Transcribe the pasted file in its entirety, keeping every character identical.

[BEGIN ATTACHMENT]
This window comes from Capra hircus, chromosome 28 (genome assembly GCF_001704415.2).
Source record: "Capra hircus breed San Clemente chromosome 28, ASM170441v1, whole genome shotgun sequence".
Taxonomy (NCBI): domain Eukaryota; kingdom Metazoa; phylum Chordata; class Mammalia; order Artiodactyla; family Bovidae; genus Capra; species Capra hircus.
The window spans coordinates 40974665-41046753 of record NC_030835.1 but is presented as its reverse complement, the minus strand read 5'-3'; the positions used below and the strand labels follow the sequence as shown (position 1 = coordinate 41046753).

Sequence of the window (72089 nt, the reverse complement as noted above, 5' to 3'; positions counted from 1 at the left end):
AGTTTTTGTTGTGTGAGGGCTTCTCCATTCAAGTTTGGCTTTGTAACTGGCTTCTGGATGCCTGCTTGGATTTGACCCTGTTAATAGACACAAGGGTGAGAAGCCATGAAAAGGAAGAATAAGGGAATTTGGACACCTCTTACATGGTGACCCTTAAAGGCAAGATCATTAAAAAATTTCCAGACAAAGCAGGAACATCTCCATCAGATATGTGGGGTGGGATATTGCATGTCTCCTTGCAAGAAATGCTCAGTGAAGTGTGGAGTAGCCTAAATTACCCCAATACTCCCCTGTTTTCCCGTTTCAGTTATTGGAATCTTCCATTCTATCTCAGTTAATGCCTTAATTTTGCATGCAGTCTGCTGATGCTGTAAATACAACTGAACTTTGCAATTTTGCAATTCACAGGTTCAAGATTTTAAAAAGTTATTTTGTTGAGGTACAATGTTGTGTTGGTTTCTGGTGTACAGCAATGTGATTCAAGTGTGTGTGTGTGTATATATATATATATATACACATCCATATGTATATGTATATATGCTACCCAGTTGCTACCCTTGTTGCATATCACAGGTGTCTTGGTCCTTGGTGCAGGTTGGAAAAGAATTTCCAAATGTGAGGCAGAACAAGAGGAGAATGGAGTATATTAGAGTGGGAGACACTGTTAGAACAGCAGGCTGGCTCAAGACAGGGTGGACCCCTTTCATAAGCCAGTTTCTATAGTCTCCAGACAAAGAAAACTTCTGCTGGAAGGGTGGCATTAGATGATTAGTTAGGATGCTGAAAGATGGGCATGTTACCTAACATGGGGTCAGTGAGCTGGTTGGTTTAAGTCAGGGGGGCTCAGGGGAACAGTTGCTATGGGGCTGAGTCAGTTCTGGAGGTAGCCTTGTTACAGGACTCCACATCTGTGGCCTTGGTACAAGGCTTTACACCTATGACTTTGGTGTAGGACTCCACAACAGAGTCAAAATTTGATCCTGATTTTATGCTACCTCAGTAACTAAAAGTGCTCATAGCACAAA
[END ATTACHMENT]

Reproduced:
This window comes from Capra hircus, chromosome 28 (genome assembly GCF_001704415.2).
Source record: "Capra hircus breed San Clemente chromosome 28, ASM170441v1, whole genome shotgun sequence".
Taxonomy (NCBI): domain Eukaryota; kingdom Metazoa; phylum Chordata; class Mammalia; order Artiodactyla; family Bovidae; genus Capra; species Capra hircus.
The window spans coordinates 40974665-41046753 of record NC_030835.1 but is presented as its reverse complement, the minus strand read 5'-3'; the positions used below and the strand labels follow the sequence as shown (position 1 = coordinate 41046753).

Sequence of the window (72089 nt, the reverse complement as noted above, 5' to 3'; positions counted from 1 at the left end):
AGTTTTTGTTGTGTGAGGGCTTCTCCATTCAAGTTTGGCTTTGTAACTGGCTTCTGGATGCCTGCTTGGATTTGACCCTGTTAATAGACACAAGGGTGAGAAGCCATGAAAAGGAAGAATAAGGGAATTTGGACACCTCTTACATGGTGACCCTTAAAGGCAAGATCATTAAAAAATTTCCAGACAAAGCAGGAACATCTCCATCAGATATGTGGGGTGGGATATTGCATGTCTCCTTGCAAGAAATGCTCAGTGAAGTGTGGAGTAGCCTAAATTACCCCAATACTCCCCTGTTTTCCCGTTTCAGTTATTGGAATCTTCCATTCTATCTCAGTTAATGCCTTAATTTTGCATGCAGTCTGCTGATGCTGTAAATACAACTGAACTTTGCAATTTTGCAATTCACAGGTTCAAGATTTTAAAAAGTTATTTTGTTGAGGTACAATGTTGTGTTGGTTTCTGGTGTACAGCAATGTGATTCAAGTGTGTGTGTGTGTATATATATATATATATACACATCCATATGTATATGTATATATGCTACCCAGTTGCTACCCTTGTTGCATATCACAGGTGTCTTGGTCCTTGGTGCAGGTTGGAAAAGAATTTCCAAATGTGAGGCAGAACAAGAGGAGAATGGAGTATATTAGAGTGGGAGACACTGTTAGAACAGCAGGCTGGCTCAAGACAGGGTGGACCCCTTTCATAAGCCAGTTTCTATAGTCTCCAGACAAAGAAAACTTCTGCTGGAAGGGTGGCATTAGATGATTAGTTAGGATGCTGAAAGATGGGCATGTTACCTAACATGGGGTCAGTGAGCTGGTTGGTTTAAGTCAGGGGGGCTCAGGGGAACAGTTGCTATGGGGCTGAGTCAGTTCTGGAGGTAGCCTTGTTACAGGACTCCACATCTGTGGCCTTGGTACAAGGCTTTACACCTATGACTTTGGTGTAGGACTCCACAACAGAGTCAAAATTTGATCCTGATTTTATGCTACCTCAGTAACTAAAAGTGCTCATAGCACAAA